HEBRON REFLECTION: What will happen to Samer?

14 October 2005

HEBRON REFLECTION: What will happen to Samer?

by Dianne Roe

Samer had just been released from prison when I met him in 1990. He was
seven years old. The Israeli authorities said he had been throwing stones.
They released Samer when his father paid them some money.

Samer is twenty-two now and had just been released from prison when I saw
him at his grandmother's house in Bethany on Sunday, 9 October. The Israeli
authorities put him in prison this time because they caught him working in
Jerusalem. He will go back to prison again if he goes outside his village.

In other words, if he wants to visit his mother or sisters, he risks
imprisonment. If he wants to go to pick up his mail, that too could cost
him his freedom. Samer's village--the biblical Bethany, also called
Azzariyya--is two miles from Jerusalem's old city. When Israel built a ring
of settlements around Palestinian East Jerusalem, they called the area
"Greater Jerusalem." Bethany is deep inside that area. However Israel does
not issue Jerusalem ID's to residents of the Palestinian population centers
although they are within the area Israel calls "greater Jerusalem."

Instead, with a series of fences, walls, and checkpoints Israel has turned
small villages like Bethany into virtual prisons. The wall that Israel is
building is already at the back door of Samer's grandmother's house.

Samer's mother was born in Jerusalem. She has the Jerusalem ID, and thus
can live and work in Jerusalem. Her two oldest children also have the
Jerusalem ID. Samer was not so lucky. When he was born, his birth
certificate indicated he would have west bank ID. Samer's twin sisters were
born shortly after I first met Samer in 1990 and they too were considered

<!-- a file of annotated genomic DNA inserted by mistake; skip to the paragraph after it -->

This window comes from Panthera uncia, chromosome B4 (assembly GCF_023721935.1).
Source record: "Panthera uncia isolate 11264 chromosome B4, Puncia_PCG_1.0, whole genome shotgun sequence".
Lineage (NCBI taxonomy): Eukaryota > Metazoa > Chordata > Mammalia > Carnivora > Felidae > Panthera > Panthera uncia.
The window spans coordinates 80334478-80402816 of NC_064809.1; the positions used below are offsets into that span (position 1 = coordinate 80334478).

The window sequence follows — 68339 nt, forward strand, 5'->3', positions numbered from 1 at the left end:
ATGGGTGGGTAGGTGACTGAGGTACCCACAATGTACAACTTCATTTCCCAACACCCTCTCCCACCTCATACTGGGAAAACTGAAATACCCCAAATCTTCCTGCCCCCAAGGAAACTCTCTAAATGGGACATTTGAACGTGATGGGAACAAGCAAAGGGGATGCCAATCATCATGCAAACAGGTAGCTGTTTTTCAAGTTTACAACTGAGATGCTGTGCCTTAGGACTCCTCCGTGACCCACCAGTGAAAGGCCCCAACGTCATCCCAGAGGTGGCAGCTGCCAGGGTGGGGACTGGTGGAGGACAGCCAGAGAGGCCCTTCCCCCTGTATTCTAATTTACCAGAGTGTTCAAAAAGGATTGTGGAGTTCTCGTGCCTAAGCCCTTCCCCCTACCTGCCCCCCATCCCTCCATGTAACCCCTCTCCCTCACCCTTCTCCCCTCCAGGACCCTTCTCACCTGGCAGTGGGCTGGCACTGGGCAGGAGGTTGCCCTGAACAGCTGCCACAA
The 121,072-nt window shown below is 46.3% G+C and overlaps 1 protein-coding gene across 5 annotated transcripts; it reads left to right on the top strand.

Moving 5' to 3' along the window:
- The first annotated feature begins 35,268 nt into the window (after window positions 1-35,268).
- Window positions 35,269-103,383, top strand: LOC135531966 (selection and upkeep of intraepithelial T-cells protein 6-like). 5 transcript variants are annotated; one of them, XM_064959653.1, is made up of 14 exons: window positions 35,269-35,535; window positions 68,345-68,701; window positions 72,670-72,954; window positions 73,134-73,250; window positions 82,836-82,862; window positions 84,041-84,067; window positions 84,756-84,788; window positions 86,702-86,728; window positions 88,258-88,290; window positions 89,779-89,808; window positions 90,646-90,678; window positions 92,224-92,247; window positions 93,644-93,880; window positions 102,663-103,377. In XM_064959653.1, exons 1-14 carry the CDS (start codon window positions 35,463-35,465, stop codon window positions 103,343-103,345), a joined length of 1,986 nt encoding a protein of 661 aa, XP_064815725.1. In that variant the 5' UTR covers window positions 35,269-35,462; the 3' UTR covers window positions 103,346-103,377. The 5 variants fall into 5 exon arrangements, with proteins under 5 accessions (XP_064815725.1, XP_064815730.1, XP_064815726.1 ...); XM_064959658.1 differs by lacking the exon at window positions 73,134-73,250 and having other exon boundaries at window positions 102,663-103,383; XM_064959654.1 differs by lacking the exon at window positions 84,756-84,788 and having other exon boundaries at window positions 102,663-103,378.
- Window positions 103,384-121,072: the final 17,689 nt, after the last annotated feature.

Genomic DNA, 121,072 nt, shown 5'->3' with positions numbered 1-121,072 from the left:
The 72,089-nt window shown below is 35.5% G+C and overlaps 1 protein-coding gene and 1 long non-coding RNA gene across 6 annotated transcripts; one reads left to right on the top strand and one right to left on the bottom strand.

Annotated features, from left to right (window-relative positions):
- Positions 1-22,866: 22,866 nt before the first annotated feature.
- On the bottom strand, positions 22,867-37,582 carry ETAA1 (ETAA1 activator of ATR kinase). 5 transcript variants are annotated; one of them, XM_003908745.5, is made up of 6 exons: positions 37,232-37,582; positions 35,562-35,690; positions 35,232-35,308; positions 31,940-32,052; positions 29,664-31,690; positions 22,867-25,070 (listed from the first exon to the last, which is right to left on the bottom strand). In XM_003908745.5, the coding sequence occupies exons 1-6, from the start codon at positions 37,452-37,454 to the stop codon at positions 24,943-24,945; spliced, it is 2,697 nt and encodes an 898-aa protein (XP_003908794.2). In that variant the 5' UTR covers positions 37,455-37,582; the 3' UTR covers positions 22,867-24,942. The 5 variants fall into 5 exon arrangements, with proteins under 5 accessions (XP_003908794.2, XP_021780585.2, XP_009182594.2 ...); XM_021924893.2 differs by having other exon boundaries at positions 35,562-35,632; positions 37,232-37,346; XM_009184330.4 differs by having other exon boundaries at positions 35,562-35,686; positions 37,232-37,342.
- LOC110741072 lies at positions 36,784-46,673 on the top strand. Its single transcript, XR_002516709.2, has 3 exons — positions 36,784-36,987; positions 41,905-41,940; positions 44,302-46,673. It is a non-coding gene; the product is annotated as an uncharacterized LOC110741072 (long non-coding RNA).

did not receive a Jerusalem ID. The children could live with their mother
until they reached age 16, when they would have to carry an ID.

Recently the twins' older sister advocated to the Israeli authorities on
their behalf and when the twins reach age 16 next year, they will have the
Jerusalem ID. It would be nearly impossible to do the same for Samer,
especially now that he is already in his twenties.

According to an article in yesterday's Ha'aretz (an Israeli newspaper) "in
effect, the fence has pushed tens of thousands of Palestinians beyond the
municipal borders and affected the routine of their lives and that of the
residents of many Palestinian villages alongside Jerusalem." ( Nadav
Shragai, Jerusalem Arabs find themselves pushed out Ha'aretz 10 October
2005) The article notes that "52% of those interviewed said they had
difficulties reaching their places of work or that they had lost them

What will happen with Samer? If the present Israeli policy continues, he
will risk imprisonment when he wants to look for work. He and hundreds more
like him will spend what is potentially the most productive years of their
lives, in and out of Israeli jails.